Remembering yesteryears actress & ex-chief minister of Tamilnadu Jayalalithaa on her 69th birth anniversary.
Jayaram Jayalalithaa (born Komalavalli, 24 February 1948–6 December 2016) was an Indian actor turned politician who served six terms as the Chief Minister of Tamil Nadu for over fourteen years between 1991 and 2016. From 1989 she was the general secretary of the All India Anna Dravida Munnetra Kazhagam (AIADMK), a Dravidian party whose cadre revered her as their Amma (mother), Puratchi Thalaivi (revolutionary leader) and Thanga Tharagai (golden maiden). Her critics in the media and the opposition accused her of fostering a personality cult, and of demanding absolute loyalty from AIADMK legislators and ministers who often publicly prostrated themselves before her.
Jayalalithaa first came into prominence as a leading film actress in the mid-1960s. Though she had entered the profession reluctantly, upon the urging of her mother to support the family, Jayalalithaa worked prolifically. She appeared in 140 films between 1961 and 1980, primarily in the Tamil, Telugu and Kannada languages. Jayalalithaa received praise for her versatility as an actor and for her dancing skills, earning the sobriquet “queen of Tamil cinema”. Among her frequent co-stars was M. G. Ramachandran, or MGR, a Tamil cultural icon who leveraged his immense popularity with the masses into a successful political career. In 1982, when MGR was chief minister, Jayalalithaa joined the AIADMK, the party he founded. Her political rise was rapid; within a few years she became AIADMK propaganda secretary and was elected to the Rajya Sabha, the upper house of India’s Parliament. After MGR’s death in 1987, Jayalalithaa proclaimed herself his political heir and, having fought off the faction headed by Janaki Ramachandran, MGR’s widow, emerged as the sole leader of the AIADMK. Following the 1989 election, she became Leader of the Opposition to the DMK-led government headed by Karunanidhi, her bête noire.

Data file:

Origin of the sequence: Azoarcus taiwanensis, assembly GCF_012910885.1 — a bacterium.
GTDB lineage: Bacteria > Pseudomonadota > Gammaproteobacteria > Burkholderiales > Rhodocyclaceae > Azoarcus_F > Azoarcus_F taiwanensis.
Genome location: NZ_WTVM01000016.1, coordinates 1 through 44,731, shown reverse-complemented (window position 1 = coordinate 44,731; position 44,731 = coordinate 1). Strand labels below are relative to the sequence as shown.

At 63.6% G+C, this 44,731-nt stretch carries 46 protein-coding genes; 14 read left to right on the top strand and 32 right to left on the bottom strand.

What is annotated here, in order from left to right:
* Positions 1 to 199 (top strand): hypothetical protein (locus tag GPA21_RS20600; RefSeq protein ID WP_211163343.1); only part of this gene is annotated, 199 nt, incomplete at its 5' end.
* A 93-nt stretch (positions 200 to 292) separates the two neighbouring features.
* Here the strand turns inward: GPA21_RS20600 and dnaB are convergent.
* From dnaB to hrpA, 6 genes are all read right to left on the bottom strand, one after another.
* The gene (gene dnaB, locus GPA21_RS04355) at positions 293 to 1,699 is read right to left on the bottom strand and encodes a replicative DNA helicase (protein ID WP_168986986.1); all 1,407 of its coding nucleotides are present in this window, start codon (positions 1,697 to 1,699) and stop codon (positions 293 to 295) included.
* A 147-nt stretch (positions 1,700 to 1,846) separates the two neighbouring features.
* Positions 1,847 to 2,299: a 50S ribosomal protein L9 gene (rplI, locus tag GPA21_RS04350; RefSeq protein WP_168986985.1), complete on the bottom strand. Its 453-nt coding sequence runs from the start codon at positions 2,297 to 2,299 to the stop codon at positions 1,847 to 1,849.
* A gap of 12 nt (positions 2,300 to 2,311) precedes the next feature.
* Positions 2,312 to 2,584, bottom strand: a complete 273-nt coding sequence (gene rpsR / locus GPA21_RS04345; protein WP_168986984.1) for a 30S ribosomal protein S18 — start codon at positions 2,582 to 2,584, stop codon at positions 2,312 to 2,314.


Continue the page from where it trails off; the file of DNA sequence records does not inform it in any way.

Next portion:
In 1991 Jayalalithaa became chief minister, Tamil Nadu’s youngest, for the first time. She earned a reputation for a punishing work ethic and for centralising state power among a coterie of bureaucrats; her council of ministers, whom she often shuffled around, were largely ceremonial in nature. The successful cradle-baby scheme, which enabled mothers to anonymously offer their newborns for adoption, emerged during this time. Despite an official salary of only a rupee a month, Jayalalithaa indulged in public displays of wealth, culminating in a lavish wedding for her foster son in 1995. In the 1996 election, the AIADMK was nearly wiped out at the hustings; Jayalalithaa herself lost her seat. The new Karunanidhi government filed several corruption cases against her, and she had to spend time in jail. Her fortunes revived in the 1998 general election, as the AIADMK became a key component of Prime Minister Atal Bihari Vajpayee’s 1998–99 government; her withdrawal of support toppled it and triggered another general election just a year later.
The AIADMK returned to power in 2001, although Jayalalithaa was personally disbarred from contesting due to the corruption cases. Within a few months of her taking oath as chief minister, in September 2001, she was disqualified from holding office, and forced to cede the chair to loyalist O. Panneerselvam. Upon her acquittal six months later, Jayalalithaa returned as chief minister to complete her term. Noted for its ruthlessness to political opponents, many of whom were arrested in midnight raids, her government grew unpopular. Another period (2006–11) in the opposition followed, before Jayalalithaa was sworn in as chief minister for the fourth time after the AIADMK swept the 2011 assembly election. Her government received attention for its extensive social-welfare agenda, which included several subsidised “Amma”-branded goods such as canteens, bottled water,Salt,Cement,Medicine Shops and So on. Three years into her tenure, she was convicted in a disproportionate-assets case, rendering her disqualified to hold office. She returned as chief minister after being acquitted in May 11,2015. In the 2016 assembly election, she became the first Tamil Nadu chief minister since MGR in 1984 to be voted back into office. That 22 September, she fell severely ill and, following 75 days of hospitalization, died on 5 December 2016 due to cardiac arrest.